In the bill’s sole hearing, Keller’s staffer, Jim Pound, walked into hot water when he informed state representative Beth Kerttula (D-Juneau) that women “quite often” use abortion as a form of contraception.

Neither bill went anywhere, attributable to a strong court precedent finding such restrictions unconstitutional. In 1997’s Valley Hospital Association, Inc. v. Mat-Su Coalition for Choice, for example, Alaska Supreme Court Justice Allen T. Compton wrote, plainly, that “Unnecessary health regulations that have the purpose or effect of presenting a substantial obstacle to a woman seeking an abortion impose an undue burden on the right.”

In 2001, the court reaffirmed its position with its decision in State of Alaska Department of Health and Social Services v. Planned Parenthood of Alaska, Inc., asserting that discriminatory treatment of poor Alaskans, in the allocation of health care benefits, violated the equal protection clause of the 14th Amendment. “DHSS is constitutionally bound to apply neutral criteria in allocating health care benefits,” the decision read, “even if considerations of expense, medical feasibility, or the necessity of particular services otherwise limit the health care it provides to poor Alaskans.”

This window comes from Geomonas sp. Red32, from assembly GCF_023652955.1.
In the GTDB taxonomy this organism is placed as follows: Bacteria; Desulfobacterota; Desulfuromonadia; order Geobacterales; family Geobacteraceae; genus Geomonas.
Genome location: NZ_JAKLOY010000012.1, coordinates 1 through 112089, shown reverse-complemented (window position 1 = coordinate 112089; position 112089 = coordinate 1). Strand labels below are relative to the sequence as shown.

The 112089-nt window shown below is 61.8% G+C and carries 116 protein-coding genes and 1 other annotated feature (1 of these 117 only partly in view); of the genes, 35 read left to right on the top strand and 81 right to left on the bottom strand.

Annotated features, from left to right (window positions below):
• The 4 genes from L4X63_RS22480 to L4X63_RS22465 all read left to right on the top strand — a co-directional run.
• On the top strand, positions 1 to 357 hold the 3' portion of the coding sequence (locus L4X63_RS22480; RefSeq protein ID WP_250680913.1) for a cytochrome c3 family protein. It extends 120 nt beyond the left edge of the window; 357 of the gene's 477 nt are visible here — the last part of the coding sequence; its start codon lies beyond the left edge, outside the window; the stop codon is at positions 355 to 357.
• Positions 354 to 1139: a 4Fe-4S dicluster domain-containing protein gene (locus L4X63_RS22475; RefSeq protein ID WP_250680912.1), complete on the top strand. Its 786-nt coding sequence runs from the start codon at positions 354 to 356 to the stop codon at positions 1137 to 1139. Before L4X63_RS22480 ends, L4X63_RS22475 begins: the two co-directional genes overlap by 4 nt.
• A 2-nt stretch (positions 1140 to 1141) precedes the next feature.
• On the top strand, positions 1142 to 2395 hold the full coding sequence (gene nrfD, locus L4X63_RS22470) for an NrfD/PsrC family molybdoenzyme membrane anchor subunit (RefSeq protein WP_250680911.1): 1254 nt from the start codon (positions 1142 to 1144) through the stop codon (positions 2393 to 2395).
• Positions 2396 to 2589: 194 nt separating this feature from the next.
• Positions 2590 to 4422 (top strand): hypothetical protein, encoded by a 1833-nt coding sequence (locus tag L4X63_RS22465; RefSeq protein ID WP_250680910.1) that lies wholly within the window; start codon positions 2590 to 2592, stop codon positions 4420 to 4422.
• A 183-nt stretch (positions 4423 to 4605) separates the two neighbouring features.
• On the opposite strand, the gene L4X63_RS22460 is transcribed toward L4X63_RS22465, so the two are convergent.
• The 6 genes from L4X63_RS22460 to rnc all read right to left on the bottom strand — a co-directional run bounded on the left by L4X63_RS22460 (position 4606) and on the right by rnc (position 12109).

Coghill introduced another bill, last year, bearing a strong resemblance to Keller’s bill. SB49 is “An Act relating to women’s health services and defining ‘medically necessary abortion’ for purposes of making payments under the state Medicaid program.”

The assumption was that, since the court specified that “denial of Medicaid assistance to poor women who medically require abortions violates” their constitutional rights, he would instead tighten the restrictions on what “medically necessary” meant, and tie Medicaid reimbursements to those definitions (despite the court’s repeated insistence that those definitions were not part of the legislature’s jurisdiction).